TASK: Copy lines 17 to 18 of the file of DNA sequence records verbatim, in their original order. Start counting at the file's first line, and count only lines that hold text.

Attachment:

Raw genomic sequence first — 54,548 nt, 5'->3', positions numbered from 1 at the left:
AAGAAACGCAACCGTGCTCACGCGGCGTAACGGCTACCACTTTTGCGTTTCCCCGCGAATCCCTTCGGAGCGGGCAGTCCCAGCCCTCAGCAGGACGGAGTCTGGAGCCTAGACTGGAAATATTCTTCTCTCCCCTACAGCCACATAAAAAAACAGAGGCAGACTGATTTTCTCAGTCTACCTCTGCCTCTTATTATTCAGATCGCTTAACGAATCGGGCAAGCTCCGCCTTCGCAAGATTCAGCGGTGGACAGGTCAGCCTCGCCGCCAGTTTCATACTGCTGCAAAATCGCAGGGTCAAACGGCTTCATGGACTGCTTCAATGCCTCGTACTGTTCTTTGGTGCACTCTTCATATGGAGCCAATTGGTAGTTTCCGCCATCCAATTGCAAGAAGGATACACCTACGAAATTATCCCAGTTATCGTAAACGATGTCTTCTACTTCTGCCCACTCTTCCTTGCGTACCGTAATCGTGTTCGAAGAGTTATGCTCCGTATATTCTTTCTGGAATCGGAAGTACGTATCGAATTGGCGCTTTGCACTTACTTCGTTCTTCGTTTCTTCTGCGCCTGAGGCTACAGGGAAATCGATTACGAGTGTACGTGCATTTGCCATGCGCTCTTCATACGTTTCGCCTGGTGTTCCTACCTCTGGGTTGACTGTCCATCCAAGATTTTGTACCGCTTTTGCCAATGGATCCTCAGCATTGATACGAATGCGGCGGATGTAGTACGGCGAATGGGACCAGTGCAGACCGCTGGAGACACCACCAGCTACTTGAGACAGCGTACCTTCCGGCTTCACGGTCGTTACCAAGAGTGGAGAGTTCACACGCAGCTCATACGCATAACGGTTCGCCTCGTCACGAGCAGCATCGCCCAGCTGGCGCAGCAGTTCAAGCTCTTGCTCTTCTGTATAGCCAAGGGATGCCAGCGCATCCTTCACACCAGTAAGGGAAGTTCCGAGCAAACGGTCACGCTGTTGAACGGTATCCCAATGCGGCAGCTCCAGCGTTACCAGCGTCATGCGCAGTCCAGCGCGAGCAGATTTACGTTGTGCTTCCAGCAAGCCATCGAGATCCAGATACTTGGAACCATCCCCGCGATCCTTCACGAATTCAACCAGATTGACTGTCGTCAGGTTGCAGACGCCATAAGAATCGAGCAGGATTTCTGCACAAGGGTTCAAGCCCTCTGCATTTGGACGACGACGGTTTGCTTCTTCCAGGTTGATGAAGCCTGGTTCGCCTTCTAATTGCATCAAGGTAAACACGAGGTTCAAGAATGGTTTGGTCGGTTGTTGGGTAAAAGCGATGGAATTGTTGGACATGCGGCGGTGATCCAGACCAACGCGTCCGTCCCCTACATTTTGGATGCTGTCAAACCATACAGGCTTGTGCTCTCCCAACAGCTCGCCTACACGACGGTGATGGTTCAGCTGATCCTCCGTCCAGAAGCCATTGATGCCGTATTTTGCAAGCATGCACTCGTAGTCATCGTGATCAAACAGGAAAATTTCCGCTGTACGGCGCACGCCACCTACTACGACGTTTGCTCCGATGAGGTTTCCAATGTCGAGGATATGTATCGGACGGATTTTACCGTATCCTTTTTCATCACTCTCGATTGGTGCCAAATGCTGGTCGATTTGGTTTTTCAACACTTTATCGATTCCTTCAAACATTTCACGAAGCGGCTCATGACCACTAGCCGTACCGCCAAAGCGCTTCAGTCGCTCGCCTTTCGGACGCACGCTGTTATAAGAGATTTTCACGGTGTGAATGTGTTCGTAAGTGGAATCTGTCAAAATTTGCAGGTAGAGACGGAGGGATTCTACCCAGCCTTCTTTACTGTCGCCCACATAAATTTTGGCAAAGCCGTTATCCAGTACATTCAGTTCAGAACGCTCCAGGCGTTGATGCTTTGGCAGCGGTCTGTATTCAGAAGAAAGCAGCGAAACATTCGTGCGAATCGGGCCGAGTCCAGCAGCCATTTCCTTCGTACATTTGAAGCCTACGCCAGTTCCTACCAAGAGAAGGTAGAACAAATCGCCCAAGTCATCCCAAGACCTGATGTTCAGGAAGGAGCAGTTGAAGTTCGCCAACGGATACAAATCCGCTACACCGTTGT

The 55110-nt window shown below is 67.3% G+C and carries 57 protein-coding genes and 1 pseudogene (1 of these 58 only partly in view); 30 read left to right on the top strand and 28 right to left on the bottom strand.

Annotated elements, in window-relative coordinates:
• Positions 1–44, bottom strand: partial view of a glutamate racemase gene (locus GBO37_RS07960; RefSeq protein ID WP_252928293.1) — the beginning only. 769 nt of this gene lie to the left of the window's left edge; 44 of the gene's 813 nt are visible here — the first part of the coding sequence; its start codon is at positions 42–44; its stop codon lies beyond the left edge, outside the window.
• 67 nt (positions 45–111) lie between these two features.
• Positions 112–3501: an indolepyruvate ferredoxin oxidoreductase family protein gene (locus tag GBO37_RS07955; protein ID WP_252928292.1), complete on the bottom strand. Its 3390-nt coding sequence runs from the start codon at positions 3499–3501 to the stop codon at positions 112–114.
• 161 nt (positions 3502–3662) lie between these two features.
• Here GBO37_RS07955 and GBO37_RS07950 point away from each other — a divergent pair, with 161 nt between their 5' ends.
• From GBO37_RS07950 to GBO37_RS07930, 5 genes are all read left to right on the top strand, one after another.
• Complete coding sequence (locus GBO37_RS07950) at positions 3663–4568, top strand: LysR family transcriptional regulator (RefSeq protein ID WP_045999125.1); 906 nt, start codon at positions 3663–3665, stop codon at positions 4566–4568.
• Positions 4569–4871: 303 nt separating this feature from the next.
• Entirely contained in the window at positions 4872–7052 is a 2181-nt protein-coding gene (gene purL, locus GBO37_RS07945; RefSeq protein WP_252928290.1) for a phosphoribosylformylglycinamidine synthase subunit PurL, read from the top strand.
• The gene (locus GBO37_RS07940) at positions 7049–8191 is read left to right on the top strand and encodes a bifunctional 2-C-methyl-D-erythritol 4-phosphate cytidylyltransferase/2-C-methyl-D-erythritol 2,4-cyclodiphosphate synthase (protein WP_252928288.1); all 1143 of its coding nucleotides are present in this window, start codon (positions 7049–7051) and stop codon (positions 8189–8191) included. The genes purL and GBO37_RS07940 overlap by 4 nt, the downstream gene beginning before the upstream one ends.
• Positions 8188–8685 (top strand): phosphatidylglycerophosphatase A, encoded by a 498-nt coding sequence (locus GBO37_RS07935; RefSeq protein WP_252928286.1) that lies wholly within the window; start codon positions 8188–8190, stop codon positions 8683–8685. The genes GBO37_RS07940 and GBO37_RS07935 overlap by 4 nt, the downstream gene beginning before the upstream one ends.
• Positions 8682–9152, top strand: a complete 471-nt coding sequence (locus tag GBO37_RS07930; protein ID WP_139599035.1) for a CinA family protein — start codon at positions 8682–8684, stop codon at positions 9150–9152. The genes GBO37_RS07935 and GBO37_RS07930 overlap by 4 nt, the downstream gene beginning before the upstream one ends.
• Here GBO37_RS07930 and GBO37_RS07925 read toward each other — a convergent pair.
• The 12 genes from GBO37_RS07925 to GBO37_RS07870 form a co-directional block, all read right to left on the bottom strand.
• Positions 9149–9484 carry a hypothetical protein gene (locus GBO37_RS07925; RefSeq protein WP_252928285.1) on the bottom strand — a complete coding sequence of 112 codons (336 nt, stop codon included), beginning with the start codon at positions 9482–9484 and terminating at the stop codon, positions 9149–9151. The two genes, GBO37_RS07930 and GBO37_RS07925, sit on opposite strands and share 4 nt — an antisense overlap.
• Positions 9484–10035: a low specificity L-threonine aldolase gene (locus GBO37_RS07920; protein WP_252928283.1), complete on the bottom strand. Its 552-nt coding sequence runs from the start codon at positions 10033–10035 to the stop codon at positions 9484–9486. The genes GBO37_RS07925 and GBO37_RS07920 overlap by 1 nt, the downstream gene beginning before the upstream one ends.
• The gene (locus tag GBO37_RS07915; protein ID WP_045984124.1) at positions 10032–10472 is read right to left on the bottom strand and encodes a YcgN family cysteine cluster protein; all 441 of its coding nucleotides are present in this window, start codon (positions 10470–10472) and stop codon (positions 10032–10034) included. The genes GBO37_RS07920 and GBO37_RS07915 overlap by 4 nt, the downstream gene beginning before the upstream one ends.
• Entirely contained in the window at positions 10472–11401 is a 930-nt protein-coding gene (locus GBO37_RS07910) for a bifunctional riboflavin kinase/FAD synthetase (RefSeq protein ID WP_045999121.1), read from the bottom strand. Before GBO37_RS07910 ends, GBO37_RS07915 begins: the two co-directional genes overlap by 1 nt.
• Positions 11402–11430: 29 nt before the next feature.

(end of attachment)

• Here GBO37_RS07930 and GBO37_RS07925 read toward each other — a convergent pair.
• The 12 genes from GBO37_RS07925 to GBO37_RS07870 form a co-directional block, all read right to left on the bottom strand.